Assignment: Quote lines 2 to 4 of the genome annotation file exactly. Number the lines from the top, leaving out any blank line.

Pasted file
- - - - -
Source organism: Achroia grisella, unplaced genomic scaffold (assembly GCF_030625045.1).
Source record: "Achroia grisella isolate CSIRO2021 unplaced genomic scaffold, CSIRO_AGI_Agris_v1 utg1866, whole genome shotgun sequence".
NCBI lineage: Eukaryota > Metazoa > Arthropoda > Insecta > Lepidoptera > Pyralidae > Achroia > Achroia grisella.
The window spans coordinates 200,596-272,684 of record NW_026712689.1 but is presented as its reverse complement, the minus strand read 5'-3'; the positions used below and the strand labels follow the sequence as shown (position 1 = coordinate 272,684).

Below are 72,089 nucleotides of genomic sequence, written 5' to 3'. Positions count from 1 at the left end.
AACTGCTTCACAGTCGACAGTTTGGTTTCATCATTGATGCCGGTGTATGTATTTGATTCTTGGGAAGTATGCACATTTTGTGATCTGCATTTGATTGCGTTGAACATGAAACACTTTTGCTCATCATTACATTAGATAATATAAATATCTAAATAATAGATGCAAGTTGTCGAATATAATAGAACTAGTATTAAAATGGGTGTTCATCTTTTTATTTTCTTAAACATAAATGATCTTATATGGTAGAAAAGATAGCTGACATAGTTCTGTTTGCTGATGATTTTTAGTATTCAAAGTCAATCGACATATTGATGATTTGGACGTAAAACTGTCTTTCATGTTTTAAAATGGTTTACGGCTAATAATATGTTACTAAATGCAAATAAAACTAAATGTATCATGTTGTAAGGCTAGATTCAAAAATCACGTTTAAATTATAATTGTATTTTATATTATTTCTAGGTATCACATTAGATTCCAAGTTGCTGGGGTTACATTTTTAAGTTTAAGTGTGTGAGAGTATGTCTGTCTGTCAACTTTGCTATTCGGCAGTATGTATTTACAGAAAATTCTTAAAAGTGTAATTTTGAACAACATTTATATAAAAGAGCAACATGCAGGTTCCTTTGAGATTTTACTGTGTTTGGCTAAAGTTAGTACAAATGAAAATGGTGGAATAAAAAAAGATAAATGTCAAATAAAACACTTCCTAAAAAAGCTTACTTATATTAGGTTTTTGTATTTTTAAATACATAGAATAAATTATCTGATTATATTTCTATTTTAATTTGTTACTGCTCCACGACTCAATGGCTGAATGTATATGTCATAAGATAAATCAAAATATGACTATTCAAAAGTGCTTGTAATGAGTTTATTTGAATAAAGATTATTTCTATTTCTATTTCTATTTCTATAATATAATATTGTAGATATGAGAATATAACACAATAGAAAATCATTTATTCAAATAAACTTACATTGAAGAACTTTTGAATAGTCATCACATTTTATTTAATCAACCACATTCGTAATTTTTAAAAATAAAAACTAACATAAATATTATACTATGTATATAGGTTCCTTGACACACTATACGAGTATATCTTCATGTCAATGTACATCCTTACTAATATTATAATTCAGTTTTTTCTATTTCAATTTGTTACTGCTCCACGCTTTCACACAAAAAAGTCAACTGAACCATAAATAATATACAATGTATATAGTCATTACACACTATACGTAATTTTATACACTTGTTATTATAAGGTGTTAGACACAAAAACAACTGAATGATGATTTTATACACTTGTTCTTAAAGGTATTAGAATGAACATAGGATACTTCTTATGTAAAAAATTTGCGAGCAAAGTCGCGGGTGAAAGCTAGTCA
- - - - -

Source record: "Achroia grisella isolate CSIRO2021 unplaced genomic scaffold, CSIRO_AGI_Agris_v1 utg1866, whole genome shotgun sequence".
NCBI lineage: Eukaryota > Metazoa > Arthropoda > Insecta > Lepidoptera > Pyralidae > Achroia > Achroia grisella.
The window spans coordinates 200,596-272,684 of record NW_026712689.1 but is presented as its reverse complement, the minus strand read 5'-3'; the positions used below and the strand labels follow the sequence as shown (position 1 = coordinate 272,684).